In Shakespeare’s Julius Caesar, Caesar is warned to “beware the Ides of March.”
The same can be said this year for the mortgage market, as the Fed prepares to wean it off government life support (the purchase of mortgage-backed securities) by March 31.
According to a piece this past week in the San Francisco Chronicle:
The Fed started buying securities backed by Fannie Mae, Freddie Mac and Ginnie Mae in January 2009 and originally planned to conclude the program by year’s end. It extended it for three months to ease the impact on mortgage markets, although it didn’t allocate more money. The program’s ultimate cost won’t be known until the Fed sells off the securities, something that officials said it will do gradually starting this year. It’s conceivable that the program could end up generating a modest profit, breaking even or losing money, depending on what prices the securities go for.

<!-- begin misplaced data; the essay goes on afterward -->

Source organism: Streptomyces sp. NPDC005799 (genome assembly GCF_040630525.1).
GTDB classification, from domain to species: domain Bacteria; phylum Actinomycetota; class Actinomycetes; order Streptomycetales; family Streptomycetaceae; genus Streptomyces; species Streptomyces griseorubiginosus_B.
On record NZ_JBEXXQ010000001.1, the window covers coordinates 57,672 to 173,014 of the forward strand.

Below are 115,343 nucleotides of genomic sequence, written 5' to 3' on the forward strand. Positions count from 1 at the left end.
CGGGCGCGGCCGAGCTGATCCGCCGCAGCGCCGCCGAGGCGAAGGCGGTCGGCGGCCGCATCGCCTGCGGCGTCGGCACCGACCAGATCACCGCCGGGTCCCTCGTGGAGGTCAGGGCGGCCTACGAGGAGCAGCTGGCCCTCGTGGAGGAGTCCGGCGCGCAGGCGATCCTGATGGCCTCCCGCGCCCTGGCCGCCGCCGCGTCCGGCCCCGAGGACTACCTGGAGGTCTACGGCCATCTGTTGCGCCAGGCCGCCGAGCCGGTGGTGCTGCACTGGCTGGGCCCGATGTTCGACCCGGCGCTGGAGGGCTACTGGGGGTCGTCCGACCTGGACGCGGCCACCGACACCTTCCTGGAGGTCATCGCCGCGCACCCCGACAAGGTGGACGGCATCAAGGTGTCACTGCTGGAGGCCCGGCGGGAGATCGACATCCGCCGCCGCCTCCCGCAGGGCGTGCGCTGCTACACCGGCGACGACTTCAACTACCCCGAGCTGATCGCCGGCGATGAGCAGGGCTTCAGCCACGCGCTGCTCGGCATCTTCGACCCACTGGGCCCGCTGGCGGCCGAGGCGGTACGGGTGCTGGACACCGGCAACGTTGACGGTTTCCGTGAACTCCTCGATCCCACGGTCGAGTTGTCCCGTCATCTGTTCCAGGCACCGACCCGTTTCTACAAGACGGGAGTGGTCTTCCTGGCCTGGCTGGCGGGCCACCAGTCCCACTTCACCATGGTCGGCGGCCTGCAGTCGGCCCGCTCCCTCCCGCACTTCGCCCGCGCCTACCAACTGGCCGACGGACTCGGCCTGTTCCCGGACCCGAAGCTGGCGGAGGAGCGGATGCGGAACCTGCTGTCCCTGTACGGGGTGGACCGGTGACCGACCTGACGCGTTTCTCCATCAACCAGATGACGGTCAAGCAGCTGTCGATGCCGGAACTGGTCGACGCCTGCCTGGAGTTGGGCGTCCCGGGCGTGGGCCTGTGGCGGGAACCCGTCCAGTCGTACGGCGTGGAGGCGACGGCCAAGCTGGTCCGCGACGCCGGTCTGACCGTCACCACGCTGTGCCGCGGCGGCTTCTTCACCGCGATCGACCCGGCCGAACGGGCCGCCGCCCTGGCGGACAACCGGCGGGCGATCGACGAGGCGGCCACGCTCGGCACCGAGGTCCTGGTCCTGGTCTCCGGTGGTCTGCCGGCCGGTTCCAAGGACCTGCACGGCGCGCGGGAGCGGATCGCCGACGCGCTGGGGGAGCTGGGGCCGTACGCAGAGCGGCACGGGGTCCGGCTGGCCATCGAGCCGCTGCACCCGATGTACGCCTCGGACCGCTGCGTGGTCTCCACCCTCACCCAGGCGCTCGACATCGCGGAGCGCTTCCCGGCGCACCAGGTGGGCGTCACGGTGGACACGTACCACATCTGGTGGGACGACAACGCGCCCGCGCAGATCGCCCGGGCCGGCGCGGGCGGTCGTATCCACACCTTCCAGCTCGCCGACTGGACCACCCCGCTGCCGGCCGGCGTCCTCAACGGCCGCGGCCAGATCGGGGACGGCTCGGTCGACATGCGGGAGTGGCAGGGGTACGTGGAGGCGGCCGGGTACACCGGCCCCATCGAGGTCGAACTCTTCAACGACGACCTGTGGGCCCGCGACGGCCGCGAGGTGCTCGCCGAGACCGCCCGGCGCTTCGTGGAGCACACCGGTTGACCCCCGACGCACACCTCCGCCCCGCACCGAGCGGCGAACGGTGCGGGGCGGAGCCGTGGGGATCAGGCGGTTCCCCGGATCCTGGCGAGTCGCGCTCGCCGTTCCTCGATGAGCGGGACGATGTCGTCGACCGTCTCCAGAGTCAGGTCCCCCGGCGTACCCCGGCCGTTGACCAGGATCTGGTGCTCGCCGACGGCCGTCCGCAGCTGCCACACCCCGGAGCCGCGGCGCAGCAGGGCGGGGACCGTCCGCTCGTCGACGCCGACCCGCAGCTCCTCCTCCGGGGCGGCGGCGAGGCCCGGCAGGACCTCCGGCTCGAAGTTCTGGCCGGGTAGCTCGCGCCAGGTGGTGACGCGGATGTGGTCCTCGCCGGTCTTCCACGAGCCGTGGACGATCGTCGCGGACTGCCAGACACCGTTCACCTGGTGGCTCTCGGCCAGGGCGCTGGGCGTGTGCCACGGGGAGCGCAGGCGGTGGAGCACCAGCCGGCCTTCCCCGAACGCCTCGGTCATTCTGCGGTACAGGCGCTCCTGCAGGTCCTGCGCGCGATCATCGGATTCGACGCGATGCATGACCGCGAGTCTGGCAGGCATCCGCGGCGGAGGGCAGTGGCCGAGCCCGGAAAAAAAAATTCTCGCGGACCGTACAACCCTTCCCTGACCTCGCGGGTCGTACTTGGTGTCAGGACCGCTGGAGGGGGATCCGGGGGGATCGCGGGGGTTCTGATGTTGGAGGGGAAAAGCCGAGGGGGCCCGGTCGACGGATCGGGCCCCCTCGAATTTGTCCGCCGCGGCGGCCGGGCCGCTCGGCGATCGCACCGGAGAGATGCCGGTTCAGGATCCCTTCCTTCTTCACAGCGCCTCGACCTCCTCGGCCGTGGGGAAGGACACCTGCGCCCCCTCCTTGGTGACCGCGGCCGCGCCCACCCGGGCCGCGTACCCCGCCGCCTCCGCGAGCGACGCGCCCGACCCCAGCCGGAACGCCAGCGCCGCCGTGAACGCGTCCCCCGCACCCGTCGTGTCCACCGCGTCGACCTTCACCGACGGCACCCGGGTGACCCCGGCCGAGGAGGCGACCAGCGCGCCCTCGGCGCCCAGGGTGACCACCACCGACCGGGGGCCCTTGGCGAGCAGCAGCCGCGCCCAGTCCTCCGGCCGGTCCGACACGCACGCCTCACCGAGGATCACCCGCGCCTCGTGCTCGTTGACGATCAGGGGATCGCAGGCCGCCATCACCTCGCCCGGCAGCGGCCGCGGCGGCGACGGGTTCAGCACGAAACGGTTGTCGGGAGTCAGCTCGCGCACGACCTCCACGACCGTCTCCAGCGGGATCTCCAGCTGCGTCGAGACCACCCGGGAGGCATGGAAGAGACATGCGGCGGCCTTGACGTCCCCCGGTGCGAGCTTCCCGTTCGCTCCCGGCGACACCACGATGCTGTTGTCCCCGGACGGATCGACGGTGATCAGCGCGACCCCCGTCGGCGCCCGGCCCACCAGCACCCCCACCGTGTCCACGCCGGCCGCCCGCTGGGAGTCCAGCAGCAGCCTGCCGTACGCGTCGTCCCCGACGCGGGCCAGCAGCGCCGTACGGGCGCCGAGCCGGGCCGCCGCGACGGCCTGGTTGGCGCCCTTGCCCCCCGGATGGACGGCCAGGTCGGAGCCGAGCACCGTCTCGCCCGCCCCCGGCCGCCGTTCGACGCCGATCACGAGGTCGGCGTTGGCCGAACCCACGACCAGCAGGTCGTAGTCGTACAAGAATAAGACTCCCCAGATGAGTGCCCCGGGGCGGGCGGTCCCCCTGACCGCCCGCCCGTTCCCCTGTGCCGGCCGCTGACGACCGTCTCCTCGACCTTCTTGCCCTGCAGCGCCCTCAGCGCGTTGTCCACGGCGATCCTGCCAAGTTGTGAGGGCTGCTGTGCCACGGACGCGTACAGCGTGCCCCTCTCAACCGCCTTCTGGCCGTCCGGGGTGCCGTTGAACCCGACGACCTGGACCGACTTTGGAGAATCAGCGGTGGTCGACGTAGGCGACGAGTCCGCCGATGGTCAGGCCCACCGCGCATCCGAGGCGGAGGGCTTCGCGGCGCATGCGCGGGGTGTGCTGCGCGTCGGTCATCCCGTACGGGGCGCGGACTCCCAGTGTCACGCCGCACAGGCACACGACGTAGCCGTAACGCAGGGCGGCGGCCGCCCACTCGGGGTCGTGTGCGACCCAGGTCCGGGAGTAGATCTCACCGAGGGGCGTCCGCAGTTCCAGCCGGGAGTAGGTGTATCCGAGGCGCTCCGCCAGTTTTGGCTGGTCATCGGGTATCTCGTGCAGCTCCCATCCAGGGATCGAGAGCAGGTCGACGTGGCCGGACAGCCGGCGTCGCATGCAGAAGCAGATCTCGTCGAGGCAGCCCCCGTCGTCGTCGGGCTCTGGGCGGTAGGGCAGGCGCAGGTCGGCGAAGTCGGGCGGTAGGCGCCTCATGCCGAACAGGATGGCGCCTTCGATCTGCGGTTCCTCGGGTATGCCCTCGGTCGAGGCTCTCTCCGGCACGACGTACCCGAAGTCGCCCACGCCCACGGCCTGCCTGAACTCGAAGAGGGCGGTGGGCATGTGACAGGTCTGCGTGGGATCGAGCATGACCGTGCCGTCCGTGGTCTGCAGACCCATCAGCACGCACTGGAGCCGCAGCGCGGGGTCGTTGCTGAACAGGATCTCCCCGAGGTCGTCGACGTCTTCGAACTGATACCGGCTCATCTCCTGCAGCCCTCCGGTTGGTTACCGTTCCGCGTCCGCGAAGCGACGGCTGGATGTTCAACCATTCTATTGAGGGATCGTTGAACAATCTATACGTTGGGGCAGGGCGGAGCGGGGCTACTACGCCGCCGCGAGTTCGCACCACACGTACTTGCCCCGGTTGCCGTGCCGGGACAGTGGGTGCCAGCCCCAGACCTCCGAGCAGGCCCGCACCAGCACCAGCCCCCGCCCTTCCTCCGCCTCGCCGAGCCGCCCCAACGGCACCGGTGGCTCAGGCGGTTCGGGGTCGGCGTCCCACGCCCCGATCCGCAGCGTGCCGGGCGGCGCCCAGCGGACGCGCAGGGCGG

While experts agree that the Fed’s exit will cause mortgage rates to rise, the big unknown is how severe the effect will be.
Other federally funded housing market shore-up programs are also undergoing changes that may rock the recovery boat:
- The home buyers’ tax credit expires on April 30;
- FHA loans with new, more stringent lending criteria were announced last month;
- HAMP acts to stem foreclosures, but if homeowners default on those modified loans, a delayed wave of foreclosures could further erode home prices.